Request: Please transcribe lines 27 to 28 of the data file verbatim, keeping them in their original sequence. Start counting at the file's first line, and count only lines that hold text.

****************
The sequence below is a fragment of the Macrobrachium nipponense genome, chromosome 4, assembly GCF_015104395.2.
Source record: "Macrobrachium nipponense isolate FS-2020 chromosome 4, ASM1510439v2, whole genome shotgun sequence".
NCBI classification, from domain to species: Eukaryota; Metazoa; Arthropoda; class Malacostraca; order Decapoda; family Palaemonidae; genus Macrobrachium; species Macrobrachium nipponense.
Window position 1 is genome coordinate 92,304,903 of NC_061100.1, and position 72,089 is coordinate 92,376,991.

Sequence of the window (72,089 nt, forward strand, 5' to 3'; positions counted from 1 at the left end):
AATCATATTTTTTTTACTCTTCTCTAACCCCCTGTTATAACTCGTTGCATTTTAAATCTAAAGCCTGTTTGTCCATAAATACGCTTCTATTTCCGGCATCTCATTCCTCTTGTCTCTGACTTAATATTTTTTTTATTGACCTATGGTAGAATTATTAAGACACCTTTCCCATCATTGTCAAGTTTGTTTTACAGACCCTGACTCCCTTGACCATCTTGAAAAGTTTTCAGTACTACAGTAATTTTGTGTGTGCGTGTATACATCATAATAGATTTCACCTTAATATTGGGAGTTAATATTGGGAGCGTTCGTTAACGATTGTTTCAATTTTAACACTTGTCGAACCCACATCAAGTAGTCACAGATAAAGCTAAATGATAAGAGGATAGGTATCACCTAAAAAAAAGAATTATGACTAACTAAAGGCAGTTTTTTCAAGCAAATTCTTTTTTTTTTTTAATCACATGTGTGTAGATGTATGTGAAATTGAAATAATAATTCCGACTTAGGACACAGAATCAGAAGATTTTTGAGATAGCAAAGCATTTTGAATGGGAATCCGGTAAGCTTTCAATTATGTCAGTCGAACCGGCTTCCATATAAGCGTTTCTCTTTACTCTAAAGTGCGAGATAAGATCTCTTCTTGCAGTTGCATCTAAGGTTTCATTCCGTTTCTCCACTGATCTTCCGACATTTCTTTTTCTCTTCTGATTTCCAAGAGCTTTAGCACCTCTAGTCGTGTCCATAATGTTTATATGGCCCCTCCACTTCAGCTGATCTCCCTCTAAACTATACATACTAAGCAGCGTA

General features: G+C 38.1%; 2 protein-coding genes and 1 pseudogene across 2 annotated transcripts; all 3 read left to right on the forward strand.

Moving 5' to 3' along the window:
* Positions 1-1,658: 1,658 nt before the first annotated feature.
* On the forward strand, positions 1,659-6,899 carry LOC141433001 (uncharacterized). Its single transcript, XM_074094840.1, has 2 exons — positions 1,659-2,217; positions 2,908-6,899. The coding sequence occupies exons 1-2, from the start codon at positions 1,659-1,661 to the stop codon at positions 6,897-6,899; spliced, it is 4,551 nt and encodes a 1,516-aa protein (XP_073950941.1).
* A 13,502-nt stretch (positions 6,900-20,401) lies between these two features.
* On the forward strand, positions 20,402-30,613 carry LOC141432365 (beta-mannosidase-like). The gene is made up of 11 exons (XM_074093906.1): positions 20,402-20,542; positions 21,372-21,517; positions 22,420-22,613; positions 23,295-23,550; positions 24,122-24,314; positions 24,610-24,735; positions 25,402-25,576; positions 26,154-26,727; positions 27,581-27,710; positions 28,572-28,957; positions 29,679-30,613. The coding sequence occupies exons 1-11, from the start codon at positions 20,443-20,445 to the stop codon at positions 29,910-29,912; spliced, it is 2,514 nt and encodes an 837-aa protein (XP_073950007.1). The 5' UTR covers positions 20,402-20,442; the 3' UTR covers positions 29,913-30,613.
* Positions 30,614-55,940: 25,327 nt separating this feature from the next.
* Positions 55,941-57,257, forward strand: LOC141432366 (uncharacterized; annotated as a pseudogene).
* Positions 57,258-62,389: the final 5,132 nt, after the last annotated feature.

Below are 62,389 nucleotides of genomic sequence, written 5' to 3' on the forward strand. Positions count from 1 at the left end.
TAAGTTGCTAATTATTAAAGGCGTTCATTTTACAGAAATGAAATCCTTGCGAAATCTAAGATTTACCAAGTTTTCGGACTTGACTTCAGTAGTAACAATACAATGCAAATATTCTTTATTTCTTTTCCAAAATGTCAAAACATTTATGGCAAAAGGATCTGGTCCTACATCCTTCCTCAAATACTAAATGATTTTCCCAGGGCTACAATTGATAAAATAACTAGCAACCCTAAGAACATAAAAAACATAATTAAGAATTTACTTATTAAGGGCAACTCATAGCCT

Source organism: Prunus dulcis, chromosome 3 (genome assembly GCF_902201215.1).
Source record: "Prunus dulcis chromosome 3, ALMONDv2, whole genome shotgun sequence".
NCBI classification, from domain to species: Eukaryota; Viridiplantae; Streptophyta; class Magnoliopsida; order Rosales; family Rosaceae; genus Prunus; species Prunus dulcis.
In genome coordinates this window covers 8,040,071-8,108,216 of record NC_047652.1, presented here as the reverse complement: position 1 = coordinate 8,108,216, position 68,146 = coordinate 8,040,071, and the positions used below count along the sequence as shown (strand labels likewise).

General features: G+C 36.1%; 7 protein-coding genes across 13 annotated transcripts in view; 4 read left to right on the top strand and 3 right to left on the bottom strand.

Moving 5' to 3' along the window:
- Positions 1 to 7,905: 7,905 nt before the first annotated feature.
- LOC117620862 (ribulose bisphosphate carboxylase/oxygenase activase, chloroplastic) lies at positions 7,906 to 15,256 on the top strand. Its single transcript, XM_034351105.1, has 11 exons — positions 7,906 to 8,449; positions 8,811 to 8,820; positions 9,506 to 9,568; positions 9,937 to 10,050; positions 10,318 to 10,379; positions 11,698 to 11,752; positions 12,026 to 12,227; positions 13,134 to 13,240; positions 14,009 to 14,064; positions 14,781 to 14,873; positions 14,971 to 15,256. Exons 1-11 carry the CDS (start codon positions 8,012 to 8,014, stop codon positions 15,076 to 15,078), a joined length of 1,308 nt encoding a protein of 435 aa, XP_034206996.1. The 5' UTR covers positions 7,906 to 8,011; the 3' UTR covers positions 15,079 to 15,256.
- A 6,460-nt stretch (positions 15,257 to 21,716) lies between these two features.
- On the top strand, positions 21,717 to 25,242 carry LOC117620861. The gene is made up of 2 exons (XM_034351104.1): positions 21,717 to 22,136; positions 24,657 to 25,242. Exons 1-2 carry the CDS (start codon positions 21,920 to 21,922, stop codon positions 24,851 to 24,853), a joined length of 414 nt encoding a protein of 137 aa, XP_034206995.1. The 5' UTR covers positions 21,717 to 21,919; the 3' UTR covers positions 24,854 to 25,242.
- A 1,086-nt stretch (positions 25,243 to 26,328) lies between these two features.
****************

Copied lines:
- On the top strand, positions 21,717 to 25,242 carry LOC117620861. The gene is made up of 2 exons (XM_034351104.1): positions 21,717 to 22,136; positions 24,657 to 25,242. Exons 1-2 carry the CDS (start codon positions 21,920 to 21,922, stop codon positions 24,851 to 24,853), a joined length of 414 nt encoding a protein of 137 aa, XP_034206995.1. The 5' UTR covers positions 21,717 to 21,919; the 3' UTR covers positions 24,854 to 25,242.
- A 1,086-nt stretch (positions 25,243 to 26,328) lies between these two features.